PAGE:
Even if you don’t own a great camera and your cell phone is the only way you can film, we still want to see your videos--even if the quality of the footage isn’t great! That said, here are four tips that will help you make better videos with your phone.
Remember to hold your cell phone in landscape mode (horizontally) when you are filming, (as shown in the image below).
Why? The standard resolution for HD TV is 16:9, which is, essentially, a shot filmed in landscape mode. So, if your video is in landscape mode, it can be used in fullscreen.
On the other hand, if you film in portrait mode (holding your phone vertically), your video will have a different resolution but will still have to be squeezed into the 16:9 resolution box when we upload it to YouTube. This will cause two prominent black bands to appear on either side of your footage (as shown in the image below).
It’s definitely not easy to keep a steady hand when you are filming an event that is happening right before your eyes. However, if you move too much, your footage will be jerky and may even be unusable.
For the best footage, stand completely still while you are filming the scene you want to record. You may want to move after a few seconds. If so, keep any movement as fluid as possible. If you do need to move to follow the action or get a new angle, move your entire body, not just your hands.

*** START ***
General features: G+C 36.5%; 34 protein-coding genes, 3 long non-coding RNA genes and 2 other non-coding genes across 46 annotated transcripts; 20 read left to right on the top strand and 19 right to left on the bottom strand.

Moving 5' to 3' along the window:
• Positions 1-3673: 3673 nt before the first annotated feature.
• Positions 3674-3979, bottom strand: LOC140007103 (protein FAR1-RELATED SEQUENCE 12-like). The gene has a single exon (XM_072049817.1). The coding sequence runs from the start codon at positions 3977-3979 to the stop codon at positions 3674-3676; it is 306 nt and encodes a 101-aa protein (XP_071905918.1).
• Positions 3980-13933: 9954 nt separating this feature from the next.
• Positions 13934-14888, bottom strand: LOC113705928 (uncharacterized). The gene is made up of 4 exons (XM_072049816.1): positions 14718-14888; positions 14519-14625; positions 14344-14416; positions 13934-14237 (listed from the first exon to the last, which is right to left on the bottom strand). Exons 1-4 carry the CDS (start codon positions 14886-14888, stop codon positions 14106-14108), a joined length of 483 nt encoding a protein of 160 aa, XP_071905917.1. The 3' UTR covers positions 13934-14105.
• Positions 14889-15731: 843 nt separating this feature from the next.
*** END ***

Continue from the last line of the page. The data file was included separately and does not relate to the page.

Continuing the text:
In the image below, our journalist shows you what NOT to do with your hands. When you want to move to follow the action you are filming, try to do so by taking a few slow steps instead of moving your hands. Keep it fluid, you should never make sharp movements while filming.
When you are witness to an event, it is very important to try and film everything that is going on in the scene. Remember that it’s up to you to bring your viewers a complete picture of what happened.
For example, check out this footage that our Observer filmed of a truck accident.
He filmed in different places and also filmed many aspects of the scene that was unfolding in front of him. This allowed us -the viewers- to really get an idea of what was going on.
A: A. First, he filmed passersby who were trying to help victims still stuck in the truck. This is the main action of the scene that he witnessed, but he didn’t stop there.
B: Next, he filmed the same scene (people helping victims), but, this time, from the other side of the truck. This new angle reveals different details about what is going on (this is called a reverse shot).
C: Next, he moved to film near the back of the truck. This shot includes the truck’s spilled cargo in detail. We can also see two-way traffic on the street where the accident happened. Each of these ‘clues’ help our team to verify exactly where the events took place and also help us to better understand what happened.
If your footage isn’t well-lit, it’s difficult for viewers to see and understand what’s going on. Often, the Observers team won’t even be able to use a video filmed in the dark or very low lighting (as shown in the image below).
The best tip to make sure your video is well-lit is to film with the light source (be it the sun, a lamp or something else) behind you. This will allow the light to reflect on the people or objects that you want to film.
In the image below, the light source is in the right place: behind the hand holding the telephone.
On the other hand, if you are facing the light source or if it’s behind the people you are filming, your footage will be much darker, especially if you are filming at night.
In the image below, the light is in the wrong location: behind the person being filmed. This makes the footage much darker.